Hot Dog! Signs that Your Dog Is Overheated

A dog getting a drink outside

High humidity and soaring temperatures can make for a dangerous combination for our pet companions. Sometimes, we make the mistake of assuming dogs can handle warm weather better than us. However, that is not the case. Dogs are prone to sunburn, heatstroke, and heat stress from being out in intense sun and heat for too long.

In order to avoid a sun related emergency, the team at Berkeley Veterinary Center is here to give you some recommendations to keep your dog cool. We will explain what to watch for, if your dog is overheated, so you can act quickly.

Overheating in Dogs

Overheating is a condition caused by high temperatures. The likelihood of overheating in dogs can escalate during exercise, being in an enclosed car without airflow, and when humidity is high. When your dog is too hot, certain symptoms will manifest:

  • Panting
  • Glazed eyes
  • Increased pulse
  • Vomiting
  • Red tongue and gums
  • Drooling
  • Collapse
  • Seizures

As your dog’s internal temperature begins to rise, they are then at risk of heatstroke, a dangerous condition that occurs when the body’s internal temperature raises over 109 F.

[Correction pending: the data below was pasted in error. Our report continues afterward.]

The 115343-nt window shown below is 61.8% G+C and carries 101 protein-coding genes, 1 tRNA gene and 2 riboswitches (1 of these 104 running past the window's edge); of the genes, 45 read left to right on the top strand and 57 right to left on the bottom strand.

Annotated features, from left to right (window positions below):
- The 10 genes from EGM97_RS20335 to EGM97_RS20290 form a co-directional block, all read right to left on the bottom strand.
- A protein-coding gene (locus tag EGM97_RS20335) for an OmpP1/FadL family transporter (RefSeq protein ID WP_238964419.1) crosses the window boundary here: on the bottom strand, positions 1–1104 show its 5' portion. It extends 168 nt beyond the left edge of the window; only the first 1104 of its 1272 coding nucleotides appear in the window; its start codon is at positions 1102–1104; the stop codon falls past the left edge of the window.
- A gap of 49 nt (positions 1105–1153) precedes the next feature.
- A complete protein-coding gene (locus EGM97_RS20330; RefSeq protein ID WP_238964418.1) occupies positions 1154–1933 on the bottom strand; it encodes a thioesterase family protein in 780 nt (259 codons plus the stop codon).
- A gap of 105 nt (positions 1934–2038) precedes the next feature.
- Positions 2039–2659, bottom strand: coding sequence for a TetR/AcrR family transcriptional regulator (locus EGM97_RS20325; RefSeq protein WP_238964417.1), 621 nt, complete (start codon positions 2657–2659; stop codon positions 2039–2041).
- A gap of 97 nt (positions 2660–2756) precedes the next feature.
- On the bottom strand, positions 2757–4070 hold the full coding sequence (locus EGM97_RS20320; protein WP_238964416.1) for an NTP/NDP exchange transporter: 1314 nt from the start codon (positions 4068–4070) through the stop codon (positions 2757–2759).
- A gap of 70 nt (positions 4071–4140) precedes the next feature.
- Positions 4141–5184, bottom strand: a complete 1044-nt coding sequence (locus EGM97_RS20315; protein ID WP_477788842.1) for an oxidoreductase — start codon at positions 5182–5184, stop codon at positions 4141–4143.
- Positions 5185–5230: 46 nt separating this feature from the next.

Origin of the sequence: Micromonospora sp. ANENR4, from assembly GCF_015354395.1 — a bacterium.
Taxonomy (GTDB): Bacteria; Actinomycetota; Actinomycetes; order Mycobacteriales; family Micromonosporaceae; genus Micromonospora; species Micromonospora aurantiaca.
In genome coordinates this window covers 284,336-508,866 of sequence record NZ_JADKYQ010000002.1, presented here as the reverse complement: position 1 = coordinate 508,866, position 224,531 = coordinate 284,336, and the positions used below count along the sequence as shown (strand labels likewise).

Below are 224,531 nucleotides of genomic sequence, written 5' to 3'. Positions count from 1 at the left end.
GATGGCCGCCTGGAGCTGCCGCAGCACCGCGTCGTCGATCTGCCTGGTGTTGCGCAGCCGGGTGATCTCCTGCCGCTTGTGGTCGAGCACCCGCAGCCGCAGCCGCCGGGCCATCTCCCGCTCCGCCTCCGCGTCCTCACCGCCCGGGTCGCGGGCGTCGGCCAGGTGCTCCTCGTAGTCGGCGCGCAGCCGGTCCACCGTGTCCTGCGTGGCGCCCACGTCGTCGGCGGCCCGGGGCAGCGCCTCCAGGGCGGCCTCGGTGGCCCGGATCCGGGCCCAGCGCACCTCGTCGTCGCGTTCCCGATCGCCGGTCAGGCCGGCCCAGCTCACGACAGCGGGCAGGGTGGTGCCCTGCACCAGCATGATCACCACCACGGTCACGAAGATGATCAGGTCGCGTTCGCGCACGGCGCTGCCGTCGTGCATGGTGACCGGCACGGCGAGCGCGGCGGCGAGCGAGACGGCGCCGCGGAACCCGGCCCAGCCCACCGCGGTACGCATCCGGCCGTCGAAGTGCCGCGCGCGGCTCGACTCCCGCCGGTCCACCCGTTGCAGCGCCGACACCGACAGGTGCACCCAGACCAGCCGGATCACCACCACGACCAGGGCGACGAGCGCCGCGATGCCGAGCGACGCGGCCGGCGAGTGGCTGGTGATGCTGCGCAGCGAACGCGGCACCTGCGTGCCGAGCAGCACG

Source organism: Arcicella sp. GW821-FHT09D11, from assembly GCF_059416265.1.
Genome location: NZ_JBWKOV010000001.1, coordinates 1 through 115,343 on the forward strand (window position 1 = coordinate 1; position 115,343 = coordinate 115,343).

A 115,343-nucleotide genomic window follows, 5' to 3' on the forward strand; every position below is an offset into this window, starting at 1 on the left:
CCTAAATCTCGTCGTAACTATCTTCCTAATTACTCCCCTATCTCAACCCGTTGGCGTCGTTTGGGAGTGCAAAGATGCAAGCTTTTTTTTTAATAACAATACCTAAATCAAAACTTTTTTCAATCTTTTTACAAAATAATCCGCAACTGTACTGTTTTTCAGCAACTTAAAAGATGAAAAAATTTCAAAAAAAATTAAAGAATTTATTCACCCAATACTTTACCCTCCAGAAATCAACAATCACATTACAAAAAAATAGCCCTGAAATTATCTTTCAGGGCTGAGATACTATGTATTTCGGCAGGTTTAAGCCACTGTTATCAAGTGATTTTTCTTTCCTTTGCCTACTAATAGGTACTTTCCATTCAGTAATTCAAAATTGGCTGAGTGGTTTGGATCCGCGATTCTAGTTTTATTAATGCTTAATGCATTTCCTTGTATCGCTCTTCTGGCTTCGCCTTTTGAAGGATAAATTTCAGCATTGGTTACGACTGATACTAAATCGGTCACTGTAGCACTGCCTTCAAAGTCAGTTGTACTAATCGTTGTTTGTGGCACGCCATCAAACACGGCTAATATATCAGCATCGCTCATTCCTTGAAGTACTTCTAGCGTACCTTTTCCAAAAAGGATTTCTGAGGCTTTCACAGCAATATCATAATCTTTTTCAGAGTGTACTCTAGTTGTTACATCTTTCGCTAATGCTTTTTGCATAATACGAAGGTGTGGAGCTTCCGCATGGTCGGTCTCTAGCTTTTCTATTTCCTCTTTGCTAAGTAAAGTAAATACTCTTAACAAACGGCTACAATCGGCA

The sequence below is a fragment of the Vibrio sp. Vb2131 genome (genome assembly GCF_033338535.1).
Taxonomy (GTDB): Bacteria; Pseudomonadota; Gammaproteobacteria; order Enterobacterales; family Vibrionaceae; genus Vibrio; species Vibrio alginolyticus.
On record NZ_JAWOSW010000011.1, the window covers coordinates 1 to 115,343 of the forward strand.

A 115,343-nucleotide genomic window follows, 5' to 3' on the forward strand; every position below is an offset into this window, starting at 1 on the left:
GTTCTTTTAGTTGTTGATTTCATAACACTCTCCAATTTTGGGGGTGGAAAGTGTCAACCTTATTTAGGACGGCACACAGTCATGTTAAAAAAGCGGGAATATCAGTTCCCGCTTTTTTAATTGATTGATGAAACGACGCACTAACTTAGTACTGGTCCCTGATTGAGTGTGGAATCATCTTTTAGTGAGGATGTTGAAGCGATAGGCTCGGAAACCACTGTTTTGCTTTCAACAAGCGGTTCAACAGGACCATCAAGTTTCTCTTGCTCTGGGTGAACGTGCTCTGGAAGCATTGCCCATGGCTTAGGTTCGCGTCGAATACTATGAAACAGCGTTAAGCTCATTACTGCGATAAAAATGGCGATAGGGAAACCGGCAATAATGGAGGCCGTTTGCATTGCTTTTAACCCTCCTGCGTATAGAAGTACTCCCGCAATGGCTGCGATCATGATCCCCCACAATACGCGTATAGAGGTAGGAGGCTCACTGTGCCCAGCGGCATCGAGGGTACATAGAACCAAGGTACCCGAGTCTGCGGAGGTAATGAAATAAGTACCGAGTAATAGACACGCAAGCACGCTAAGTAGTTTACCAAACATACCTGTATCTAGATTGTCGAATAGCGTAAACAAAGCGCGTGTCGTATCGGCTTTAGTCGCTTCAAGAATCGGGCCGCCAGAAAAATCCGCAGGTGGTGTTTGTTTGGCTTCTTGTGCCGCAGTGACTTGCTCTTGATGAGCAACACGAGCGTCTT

Which Dogs Are Prone to Overheating

Any dog can be adversely affected by spending too much time in hot weather, but certain breeds and circumstances increase the risk of heatstroke and heat stress. Brachycephalic dogs, such as Pugs, Bulldogs, Boxers, and others, are ill-equipped to deal with heat. This is because their facial structure already puts a strain on their respiratory system.

Senior dogs are also prone to heat illnesses, along with puppies and pets dealing with medical issues, like asthma.

Prevention of Heatstroke in Dogs

Keeping your pet cool and comfortable in warm weather relies on some basic summer safety tips.

  • Exercise your dog in short bursts, before 10am or after 4pm, to avoid the hotter times of day.
  • Keep your pet hydrated by bringing water for them wherever you go. Add some ice cubes to the bowl at home to encourage them to drink more.
  • Make sure your pet has access to some form of shade, even if you have to bring an umbrella.
  • Pay attention to how your fur friend is feeling, and go indoors if they seem uncomfortable or are panting more.

If your pet is at the point of collapse, or is in distress, call us immediately. Heatstroke is a serious condition.  Your pet will need to be taken to a cool room. Wrap them in tap-water soaked towels (never cold or ice water) to decrease the internal temperature while the veterinarian instructs you on next steps.

If you have additional questions about hot weather safety and your pet, please contact us!

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